Catholic stupidity kills women.
Two investigations are under way into the death of a woman who was 17 weeks pregnant, at University Hospital Galway last month.
Savita Halappanavar (31), a dentist, presented with back pain at the hospital on October 21st, was found to be miscarrying, and died of septicaemia a week later.
Her husband, Praveen Halappanavar (34), an engineer at Boston Scientific in Galway, says she asked several times over a three-day period that the pregnancy be terminated. He says that, having been told she was miscarrying, and after one day in severe pain, Ms Halappanavar asked for a medical termination.
This was refused, he says, because the foetal heartbeat was still present and they were told, “this is a Catholic country”.
She spent a further 2½ days “in agony” until the foetal heartbeat stopped.
The dead foetus was removed and Savita was taken to the high dependency unit and then the intensive care unit, where she died of septicaemia on the 28th.
At least her tragic and unnecessary death is bringing awareness. Even Catholic Ireland has exceptions to allow abortion if the woman's life is in danger. This clearly was the case, and the exception was not applied. I find it abhorrent that their law specifies "life" and not "health". There are no exceptions for the health of the pregnant woman.
An independent expert has been appointed to investigate the death of pregnant woman Savita Halappanavar at University Hospital Galway.
Her family said she asked several times for her pregnancy to be terminated because she had severe back pain and was miscarrying.
Her husband told the BBC the termination was refused because there was a foetal heartbeat.
Her death led to a series of protests against Ireland's abortion laws.
About 2,000 people gathered outside the Irish parliament, the Dáil, in Dublin on Wednesday evening calling for the reform of the Republic's abortion laws.
A minute's silence was held in memory of Mrs Halappanavar, 31, who was a dentist and was originally from India.
A group of about 40 protesters also gathered outside the Irish embassy in London. In Cork, a candlelight vigil was held at the city's opera house in her memory.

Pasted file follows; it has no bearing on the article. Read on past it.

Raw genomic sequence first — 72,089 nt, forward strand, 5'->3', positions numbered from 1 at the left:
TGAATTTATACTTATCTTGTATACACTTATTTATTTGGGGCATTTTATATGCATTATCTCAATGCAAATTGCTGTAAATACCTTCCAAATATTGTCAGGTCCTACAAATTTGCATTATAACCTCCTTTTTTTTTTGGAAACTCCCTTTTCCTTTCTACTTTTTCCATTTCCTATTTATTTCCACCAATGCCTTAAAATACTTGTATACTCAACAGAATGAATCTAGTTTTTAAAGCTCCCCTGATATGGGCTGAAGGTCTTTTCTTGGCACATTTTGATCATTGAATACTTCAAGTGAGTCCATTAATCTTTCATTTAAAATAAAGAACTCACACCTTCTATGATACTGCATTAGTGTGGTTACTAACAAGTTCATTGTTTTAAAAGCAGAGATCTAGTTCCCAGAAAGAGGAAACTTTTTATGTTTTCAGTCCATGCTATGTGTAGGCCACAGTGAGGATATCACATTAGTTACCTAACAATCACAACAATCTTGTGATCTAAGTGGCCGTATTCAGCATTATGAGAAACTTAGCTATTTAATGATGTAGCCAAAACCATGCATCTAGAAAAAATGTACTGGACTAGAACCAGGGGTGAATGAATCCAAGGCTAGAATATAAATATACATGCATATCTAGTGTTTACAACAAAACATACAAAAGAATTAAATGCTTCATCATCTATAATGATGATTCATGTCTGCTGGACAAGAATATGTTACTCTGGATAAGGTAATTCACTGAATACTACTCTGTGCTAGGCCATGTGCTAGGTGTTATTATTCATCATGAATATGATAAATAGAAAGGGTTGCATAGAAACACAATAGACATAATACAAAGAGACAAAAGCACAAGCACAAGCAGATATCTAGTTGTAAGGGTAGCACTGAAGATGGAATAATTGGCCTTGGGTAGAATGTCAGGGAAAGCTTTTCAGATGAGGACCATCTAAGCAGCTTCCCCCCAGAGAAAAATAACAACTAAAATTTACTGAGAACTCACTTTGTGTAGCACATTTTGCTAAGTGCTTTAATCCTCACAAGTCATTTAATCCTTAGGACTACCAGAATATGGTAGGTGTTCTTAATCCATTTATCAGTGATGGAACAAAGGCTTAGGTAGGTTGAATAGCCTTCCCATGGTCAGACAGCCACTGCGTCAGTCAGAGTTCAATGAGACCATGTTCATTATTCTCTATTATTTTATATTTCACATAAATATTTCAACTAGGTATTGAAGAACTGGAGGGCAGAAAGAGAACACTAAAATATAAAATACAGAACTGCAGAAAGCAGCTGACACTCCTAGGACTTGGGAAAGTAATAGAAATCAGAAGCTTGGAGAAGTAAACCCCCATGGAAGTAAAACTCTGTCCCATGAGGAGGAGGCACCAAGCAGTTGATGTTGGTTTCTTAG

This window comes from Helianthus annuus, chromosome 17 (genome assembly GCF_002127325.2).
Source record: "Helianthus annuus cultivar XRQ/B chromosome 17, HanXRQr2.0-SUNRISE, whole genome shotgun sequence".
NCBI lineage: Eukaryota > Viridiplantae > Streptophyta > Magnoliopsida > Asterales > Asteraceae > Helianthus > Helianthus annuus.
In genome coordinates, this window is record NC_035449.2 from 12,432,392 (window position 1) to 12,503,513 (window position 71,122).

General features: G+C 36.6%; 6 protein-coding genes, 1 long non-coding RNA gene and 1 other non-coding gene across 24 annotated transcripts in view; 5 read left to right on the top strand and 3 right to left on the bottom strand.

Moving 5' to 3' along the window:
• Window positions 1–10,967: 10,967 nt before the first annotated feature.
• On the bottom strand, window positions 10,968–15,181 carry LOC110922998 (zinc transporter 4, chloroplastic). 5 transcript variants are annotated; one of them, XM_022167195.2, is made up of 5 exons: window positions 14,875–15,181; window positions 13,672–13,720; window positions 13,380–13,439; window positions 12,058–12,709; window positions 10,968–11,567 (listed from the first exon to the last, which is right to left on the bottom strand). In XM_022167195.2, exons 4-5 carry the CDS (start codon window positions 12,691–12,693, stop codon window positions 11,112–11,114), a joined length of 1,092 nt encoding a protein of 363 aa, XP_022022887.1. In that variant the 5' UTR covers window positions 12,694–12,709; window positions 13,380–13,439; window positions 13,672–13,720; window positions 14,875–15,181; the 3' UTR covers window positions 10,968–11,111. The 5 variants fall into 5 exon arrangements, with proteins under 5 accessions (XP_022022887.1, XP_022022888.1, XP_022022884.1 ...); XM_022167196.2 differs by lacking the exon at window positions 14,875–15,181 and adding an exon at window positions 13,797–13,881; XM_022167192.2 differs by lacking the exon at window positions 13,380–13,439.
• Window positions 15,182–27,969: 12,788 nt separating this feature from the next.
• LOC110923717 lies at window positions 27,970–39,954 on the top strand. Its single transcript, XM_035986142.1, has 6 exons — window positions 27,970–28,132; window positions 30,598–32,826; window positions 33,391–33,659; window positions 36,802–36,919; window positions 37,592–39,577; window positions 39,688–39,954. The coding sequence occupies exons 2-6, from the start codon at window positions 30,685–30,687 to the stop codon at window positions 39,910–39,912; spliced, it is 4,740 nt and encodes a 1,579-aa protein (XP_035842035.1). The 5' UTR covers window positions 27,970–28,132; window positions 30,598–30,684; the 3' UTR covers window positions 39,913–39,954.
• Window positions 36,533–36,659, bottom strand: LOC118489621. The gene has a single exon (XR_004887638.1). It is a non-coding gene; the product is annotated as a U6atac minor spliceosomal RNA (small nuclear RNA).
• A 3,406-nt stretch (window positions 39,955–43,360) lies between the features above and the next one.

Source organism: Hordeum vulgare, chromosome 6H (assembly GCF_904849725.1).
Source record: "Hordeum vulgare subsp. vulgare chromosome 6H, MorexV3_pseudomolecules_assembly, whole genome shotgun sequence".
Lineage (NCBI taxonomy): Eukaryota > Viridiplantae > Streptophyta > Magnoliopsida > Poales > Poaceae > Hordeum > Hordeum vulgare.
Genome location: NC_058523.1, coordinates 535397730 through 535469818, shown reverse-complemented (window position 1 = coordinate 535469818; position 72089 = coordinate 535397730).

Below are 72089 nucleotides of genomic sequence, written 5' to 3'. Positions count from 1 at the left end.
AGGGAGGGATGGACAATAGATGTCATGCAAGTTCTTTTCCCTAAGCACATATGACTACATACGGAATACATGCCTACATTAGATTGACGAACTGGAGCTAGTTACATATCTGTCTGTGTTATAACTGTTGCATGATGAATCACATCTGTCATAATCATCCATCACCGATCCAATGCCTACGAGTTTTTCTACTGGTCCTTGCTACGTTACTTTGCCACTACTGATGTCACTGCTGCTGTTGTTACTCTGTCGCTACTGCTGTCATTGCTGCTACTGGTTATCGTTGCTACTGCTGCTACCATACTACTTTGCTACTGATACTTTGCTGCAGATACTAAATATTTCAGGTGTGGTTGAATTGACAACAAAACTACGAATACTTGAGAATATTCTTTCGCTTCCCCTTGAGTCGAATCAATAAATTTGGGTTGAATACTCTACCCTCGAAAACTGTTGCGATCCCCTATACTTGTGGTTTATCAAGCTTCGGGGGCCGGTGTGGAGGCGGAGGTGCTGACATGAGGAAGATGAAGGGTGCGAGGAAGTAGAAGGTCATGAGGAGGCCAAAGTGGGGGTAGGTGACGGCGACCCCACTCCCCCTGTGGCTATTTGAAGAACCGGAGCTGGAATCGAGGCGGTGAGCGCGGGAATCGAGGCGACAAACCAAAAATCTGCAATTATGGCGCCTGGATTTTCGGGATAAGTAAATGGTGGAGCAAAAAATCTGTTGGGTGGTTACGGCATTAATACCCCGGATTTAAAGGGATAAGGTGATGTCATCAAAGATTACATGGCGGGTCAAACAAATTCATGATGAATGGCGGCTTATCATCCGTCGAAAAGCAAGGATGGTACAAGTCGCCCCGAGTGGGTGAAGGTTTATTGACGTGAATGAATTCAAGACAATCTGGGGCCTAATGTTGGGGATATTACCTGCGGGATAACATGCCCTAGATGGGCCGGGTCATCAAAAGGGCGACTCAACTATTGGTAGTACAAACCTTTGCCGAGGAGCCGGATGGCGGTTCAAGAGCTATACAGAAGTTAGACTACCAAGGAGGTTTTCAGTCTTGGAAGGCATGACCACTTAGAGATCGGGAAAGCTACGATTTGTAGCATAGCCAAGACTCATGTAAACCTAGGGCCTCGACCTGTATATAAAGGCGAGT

When asked by the BBC if he thought his wife would still be alive if the termination had been allowed, Mrs Halappanavar's husband, Praveen, said: "Of course, no doubt about it."
He said staff at the hospital told them Ireland was "a Catholic country".
Her death, on 28 October, is the subject of two investigations.
In a statement released on Wednesday evening, Ireland's Health and Safety Executive (HSE) said it would appoint an independent, external expert in obstetrics and gynaecology.
The HSE said the National Incident Management Team (NIMT) would oversee a review. The make-up of that team and its terms of reference are yet to be finalised.
University Hospital Galway will also carry out an internal investigation. It said it could not comment on individual cases but would be cooperating fully with the coroner's inquest into Ms Halappanavar's death.
In a statement released on Wednesday, the Galway Roscommon University Hospitals Group extended its sympathy to the husband, family and friends of Ms Halappanavar.
Dr Muiris Houston, health analyst for The Irish Times newspaper, said that all of the circumstances surrounding the incident had not been revealed yet.
He described it as a "rare situation".
The Indian ambassador to Ireland, Debashish Chakravarti, said his embassy was monitoring developments.
"We deeply regret that this lady died in the circumstances that she did and, of course, the death of any Indian national is a source of concern to us, I suppose," he said.
"Steps should be taken so that it doesn't happen to any other Indian citizen."
Abortion is illegal in the Republic except where there is a real and substantial risk to the life, as distinct from the health, of the mother.
In January, the Irish government established a 14-member expert group to make recommendations based on a 2010 European Court of Human Rights judgment that the state failed to implement existing rights to lawful abortion where a mother's life was at risk.
A spokesperson for the Department of Health said that group was due to report back to the Minister for Health, James Reilly, shortly.
"The minister will consider the group's report and subsequently submit it to government," the spokesperson said.
Mr Halappanavar is still in India after accompanying his wife's body there for her funeral.
cervix opened up, the equivelant of a big open gash on the head. I could have seen it coming at that point and I dont have a medical degree.
This story is sad, very sad! They claim they are pro-life. What life? IF a woman can die because of someone's bronze age beliefs, then we have a problem!
best part, those whom support the policy think she's just a pagan who will burn in hell for all eternity. Dosen't religion just touch your heart some days. No matter just how shady I am in my life, Im still better then most of the people on this planet. It's sad really. Good catholic virtues also include shoving jews in gas chambers and butchering and raping muslim women. Obviously they are not a good moral standard to hold.
not true, the moment your cervix is opened(her cervix opened up while there was a heart beat) bacteria can get into your blood. Then your immune system uses disproportionate force, doing more damage then the bacteria.
Aha! Now I understand what happend to her!
Such a issue the use of pain killers wouldnt be an option, it is probably one of the worst ways imaginable to die.